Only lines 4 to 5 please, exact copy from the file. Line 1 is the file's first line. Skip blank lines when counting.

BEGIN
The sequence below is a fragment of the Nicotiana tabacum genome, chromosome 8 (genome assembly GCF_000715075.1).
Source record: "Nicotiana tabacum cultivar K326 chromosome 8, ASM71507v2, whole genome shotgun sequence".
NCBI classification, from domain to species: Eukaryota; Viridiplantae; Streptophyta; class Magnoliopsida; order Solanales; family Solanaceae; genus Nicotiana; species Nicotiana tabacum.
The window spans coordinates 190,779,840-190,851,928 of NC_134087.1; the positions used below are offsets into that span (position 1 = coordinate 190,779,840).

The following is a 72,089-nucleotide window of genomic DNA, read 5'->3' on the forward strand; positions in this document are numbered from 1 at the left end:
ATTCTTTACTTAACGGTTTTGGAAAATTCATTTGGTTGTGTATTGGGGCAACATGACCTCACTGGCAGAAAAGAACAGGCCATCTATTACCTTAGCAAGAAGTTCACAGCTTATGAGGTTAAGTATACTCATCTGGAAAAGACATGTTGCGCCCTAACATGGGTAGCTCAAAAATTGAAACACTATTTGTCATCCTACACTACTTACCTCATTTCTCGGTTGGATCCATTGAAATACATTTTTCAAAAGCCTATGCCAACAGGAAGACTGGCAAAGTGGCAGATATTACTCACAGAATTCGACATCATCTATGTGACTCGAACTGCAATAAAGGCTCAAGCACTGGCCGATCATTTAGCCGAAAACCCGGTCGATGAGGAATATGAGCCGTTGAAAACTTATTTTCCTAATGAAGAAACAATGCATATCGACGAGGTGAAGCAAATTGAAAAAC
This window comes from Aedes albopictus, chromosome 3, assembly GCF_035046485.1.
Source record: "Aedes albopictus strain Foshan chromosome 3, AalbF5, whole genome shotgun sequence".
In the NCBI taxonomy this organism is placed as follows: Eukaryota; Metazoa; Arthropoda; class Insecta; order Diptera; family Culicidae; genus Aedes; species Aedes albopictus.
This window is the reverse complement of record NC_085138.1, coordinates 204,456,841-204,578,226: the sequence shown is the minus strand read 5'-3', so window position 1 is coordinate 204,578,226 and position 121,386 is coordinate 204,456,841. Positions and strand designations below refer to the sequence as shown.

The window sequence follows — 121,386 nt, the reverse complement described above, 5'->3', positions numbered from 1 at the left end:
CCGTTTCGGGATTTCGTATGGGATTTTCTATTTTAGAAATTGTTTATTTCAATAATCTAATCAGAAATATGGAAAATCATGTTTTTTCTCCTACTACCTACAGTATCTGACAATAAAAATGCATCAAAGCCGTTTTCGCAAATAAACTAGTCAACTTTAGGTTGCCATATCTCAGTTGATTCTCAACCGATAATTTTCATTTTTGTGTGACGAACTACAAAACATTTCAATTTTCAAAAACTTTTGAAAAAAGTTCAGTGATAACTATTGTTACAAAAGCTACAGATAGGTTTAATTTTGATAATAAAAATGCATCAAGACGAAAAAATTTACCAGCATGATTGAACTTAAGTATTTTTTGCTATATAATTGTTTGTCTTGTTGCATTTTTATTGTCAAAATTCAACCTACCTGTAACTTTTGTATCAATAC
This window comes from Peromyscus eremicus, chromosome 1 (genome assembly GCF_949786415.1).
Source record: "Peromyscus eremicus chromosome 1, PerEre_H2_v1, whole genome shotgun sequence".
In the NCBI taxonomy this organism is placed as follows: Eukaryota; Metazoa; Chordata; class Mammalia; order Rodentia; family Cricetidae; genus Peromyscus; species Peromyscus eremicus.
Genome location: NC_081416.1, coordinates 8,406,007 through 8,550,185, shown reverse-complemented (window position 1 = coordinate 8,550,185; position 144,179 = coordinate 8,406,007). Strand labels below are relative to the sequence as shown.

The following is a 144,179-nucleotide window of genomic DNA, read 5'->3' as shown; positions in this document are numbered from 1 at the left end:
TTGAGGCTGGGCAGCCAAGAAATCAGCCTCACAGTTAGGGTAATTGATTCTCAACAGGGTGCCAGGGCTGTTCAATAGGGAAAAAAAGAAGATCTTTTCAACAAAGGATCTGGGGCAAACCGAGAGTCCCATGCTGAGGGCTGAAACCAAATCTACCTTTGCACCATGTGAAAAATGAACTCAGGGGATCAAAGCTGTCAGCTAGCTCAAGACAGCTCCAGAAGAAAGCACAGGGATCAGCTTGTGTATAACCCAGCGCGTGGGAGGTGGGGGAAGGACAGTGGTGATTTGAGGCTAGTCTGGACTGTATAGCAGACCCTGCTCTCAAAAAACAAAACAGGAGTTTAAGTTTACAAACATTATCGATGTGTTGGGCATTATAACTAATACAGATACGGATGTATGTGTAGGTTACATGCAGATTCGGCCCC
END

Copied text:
The window spans coordinates 190,779,840-190,851,928 of NC_134087.1; the positions used below are offsets into that span (position 1 = coordinate 190,779,840).

The following is a 72,089-nucleotide window of genomic DNA, read 5'->3' on the forward strand; positions in this document are numbered from 1 at the left end: